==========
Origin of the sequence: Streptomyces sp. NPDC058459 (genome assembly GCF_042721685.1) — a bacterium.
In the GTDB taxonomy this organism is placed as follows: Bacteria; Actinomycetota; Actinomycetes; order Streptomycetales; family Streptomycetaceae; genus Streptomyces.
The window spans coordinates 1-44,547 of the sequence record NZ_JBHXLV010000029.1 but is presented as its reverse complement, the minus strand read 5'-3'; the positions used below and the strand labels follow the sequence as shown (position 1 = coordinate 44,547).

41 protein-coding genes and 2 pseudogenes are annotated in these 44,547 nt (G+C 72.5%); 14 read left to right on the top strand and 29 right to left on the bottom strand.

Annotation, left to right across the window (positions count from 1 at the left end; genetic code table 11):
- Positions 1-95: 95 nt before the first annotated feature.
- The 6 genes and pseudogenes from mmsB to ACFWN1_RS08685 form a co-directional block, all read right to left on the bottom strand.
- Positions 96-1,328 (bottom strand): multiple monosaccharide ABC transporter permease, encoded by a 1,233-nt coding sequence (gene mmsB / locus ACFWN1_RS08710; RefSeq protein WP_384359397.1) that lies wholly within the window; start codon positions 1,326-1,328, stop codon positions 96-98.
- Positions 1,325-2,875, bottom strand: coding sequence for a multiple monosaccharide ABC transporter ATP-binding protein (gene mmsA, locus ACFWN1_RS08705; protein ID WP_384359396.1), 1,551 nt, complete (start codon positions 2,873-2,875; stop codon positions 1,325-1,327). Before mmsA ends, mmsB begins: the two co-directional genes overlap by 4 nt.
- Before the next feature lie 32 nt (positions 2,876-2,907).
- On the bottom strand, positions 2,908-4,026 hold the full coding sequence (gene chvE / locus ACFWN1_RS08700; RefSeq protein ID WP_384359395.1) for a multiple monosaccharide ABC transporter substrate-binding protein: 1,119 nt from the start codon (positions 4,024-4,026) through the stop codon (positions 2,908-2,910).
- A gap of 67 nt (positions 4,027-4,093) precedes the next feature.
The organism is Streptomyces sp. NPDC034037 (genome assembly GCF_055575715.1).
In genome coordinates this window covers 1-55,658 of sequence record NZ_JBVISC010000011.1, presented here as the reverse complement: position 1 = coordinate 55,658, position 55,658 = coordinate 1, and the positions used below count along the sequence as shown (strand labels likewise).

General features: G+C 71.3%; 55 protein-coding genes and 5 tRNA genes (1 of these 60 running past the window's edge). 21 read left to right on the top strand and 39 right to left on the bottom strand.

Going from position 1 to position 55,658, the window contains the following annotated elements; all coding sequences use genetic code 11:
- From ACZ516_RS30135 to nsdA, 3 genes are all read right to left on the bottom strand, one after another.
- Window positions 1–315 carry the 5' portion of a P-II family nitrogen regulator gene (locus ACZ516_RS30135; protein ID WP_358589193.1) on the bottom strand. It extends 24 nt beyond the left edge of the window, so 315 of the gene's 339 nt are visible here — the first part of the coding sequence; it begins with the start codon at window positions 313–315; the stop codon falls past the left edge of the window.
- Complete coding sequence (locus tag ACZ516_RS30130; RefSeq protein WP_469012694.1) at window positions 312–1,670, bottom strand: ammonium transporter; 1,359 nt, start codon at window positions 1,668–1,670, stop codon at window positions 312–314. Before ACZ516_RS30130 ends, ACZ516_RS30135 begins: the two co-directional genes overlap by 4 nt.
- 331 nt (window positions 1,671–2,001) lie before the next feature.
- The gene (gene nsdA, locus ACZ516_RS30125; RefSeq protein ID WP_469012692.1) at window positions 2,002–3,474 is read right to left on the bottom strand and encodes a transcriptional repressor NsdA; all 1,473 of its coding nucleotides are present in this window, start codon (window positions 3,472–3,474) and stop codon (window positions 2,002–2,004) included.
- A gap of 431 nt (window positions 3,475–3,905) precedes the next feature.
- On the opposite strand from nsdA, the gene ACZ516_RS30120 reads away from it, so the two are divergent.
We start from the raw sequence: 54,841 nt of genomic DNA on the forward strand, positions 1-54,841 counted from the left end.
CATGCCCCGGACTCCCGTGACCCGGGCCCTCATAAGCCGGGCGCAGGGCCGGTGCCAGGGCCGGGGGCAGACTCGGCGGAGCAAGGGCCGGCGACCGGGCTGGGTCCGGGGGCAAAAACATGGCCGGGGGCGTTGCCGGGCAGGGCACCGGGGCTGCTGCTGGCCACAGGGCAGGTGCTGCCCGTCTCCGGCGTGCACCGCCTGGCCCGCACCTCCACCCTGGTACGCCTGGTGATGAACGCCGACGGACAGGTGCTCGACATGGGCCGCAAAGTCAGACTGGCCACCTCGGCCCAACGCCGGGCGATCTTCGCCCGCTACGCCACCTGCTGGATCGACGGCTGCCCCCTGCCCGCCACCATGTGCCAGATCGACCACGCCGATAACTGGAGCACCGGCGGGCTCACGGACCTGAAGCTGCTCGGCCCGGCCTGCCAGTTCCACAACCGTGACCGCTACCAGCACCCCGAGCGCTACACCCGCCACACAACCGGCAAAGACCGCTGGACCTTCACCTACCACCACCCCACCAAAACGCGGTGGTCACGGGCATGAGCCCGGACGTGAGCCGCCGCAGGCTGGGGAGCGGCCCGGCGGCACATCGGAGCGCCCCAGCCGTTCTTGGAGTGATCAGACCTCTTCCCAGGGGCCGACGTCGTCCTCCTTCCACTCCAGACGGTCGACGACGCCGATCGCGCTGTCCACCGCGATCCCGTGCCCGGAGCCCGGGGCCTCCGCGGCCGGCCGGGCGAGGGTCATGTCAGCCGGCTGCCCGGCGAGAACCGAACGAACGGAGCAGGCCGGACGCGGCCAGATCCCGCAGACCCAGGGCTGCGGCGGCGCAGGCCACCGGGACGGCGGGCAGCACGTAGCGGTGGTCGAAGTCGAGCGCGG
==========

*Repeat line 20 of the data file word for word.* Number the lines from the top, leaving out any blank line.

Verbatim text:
- 331 nt (window positions 1,671–2,001) lie before the next feature.